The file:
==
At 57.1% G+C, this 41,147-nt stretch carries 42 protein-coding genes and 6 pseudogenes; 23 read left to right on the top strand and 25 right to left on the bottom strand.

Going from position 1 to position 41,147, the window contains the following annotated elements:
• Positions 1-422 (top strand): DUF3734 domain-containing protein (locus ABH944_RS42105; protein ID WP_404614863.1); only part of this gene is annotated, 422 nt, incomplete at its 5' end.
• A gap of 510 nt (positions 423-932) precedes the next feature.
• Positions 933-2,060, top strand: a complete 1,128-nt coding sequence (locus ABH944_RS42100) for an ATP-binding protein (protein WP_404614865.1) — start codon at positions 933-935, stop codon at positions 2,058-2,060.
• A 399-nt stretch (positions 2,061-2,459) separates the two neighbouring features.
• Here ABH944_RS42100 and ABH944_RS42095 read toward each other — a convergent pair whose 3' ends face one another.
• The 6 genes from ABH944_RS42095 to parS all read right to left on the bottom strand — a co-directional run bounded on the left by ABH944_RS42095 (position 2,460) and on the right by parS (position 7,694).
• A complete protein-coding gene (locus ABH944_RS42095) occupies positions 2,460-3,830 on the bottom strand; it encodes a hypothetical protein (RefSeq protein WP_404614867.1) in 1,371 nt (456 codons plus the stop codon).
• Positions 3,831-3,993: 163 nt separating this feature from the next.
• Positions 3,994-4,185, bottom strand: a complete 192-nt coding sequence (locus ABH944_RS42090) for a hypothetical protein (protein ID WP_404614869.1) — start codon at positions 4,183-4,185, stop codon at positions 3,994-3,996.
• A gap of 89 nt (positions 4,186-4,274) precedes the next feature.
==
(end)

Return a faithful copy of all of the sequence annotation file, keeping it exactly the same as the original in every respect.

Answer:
At 57.1% G+C, this 41,147-nt stretch carries 42 protein-coding genes and 6 pseudogenes; 23 read left to right on the top strand and 25 right to left on the bottom strand.

Going from position 1 to position 41,147, the window contains the following annotated elements:
• Positions 1-422 (top strand): DUF3734 domain-containing protein (locus ABH944_RS42105; protein ID WP_404614863.1); only part of this gene is annotated, 422 nt, incomplete at its 5' end.
• A gap of 510 nt (positions 423-932) precedes the next feature.
• Positions 933-2,060, top strand: a complete 1,128-nt coding sequence (locus ABH944_RS42100) for an ATP-binding protein (protein WP_404614865.1) — start codon at positions 933-935, stop codon at positions 2,058-2,060.
• A 399-nt stretch (positions 2,061-2,459) separates the two neighbouring features.
• Here ABH944_RS42100 and ABH944_RS42095 read toward each other — a convergent pair whose 3' ends face one another.
• The 6 genes from ABH944_RS42095 to parS all read right to left on the bottom strand — a co-directional run bounded on the left by ABH944_RS42095 (position 2,460) and on the right by parS (position 7,694).
• A complete protein-coding gene (locus ABH944_RS42095) occupies positions 2,460-3,830 on the bottom strand; it encodes a hypothetical protein (RefSeq protein WP_404614867.1) in 1,371 nt (456 codons plus the stop codon).
• Positions 3,831-3,993: 163 nt separating this feature from the next.
• Positions 3,994-4,185, bottom strand: a complete 192-nt coding sequence (locus ABH944_RS42090) for a hypothetical protein (protein ID WP_404614869.1) — start codon at positions 4,183-4,185, stop codon at positions 3,994-3,996.
• A gap of 89 nt (positions 4,186-4,274) precedes the next feature.